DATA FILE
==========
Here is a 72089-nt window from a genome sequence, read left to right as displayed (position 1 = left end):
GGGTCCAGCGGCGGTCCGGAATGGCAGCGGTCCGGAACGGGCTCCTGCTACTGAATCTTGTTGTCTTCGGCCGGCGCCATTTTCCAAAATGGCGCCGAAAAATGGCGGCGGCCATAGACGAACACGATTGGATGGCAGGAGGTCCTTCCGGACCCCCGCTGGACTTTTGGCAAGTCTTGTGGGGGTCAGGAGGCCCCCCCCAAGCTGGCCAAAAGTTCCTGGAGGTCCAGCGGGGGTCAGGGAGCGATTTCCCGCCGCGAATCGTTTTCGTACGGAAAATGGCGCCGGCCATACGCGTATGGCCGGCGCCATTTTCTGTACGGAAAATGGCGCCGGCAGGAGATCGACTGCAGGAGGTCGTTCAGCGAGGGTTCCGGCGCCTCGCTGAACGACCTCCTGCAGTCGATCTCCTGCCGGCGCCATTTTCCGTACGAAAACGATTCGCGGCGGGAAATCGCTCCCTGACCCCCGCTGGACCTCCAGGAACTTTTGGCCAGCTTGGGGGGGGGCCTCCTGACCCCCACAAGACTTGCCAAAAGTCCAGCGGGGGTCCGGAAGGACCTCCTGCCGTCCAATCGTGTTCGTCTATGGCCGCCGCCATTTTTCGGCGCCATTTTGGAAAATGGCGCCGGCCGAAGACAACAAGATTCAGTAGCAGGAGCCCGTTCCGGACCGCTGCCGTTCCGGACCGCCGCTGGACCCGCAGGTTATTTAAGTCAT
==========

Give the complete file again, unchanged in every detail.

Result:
Here is a 72089-nt window from a genome sequence, read left to right as displayed (position 1 = left end):
GGGTCCAGCGGCGGTCCGGAATGGCAGCGGTCCGGAACGGGCTCCTGCTACTGAATCTTGTTGTCTTCGGCCGGCGCCATTTTCCAAAATGGCGCCGAAAAATGGCGGCGGCCATAGACGAACACGATTGGATGGCAGGAGGTCCTTCCGGACCCCCGCTGGACTTTTGGCAAGTCTTGTGGGGGTCAGGAGGCCCCCCCCAAGCTGGCCAAAAGTTCCTGGAGGTCCAGCGGGGGTCAGGGAGCGATTTCCCGCCGCGAATCGTTTTCGTACGGAAAATGGCGCCGGCCATACGCGTATGGCCGGCGCCATTTTCTGTACGGAAAATGGCGCCGGCAGGAGATCGACTGCAGGAGGTCGTTCAGCGAGGGTTCCGGCGCCTCGCTGAACGACCTCCTGCAGTCGATCTCCTGCCGGCGCCATTTTCCGTACGAAAACGATTCGCGGCGGGAAATCGCTCCCTGACCCCCGCTGGACCTCCAGGAACTTTTGGCCAGCTTGGGGGGGGGCCTCCTGACCCCCACAAGACTTGCCAAAAGTCCAGCGGGGGTCCGGAAGGACCTCCTGCCGTCCAATCGTGTTCGTCTATGGCCGCCGCCATTTTTCGGCGCCATTTTGGAAAATGGCGCCGGCCGAAGACAACAAGATTCAGTAGCAGGAGCCCGTTCCGGACCGCTGCCGTTCCGGACCGCCGCTGGACCCGCAGGTTATTTAAGTCAT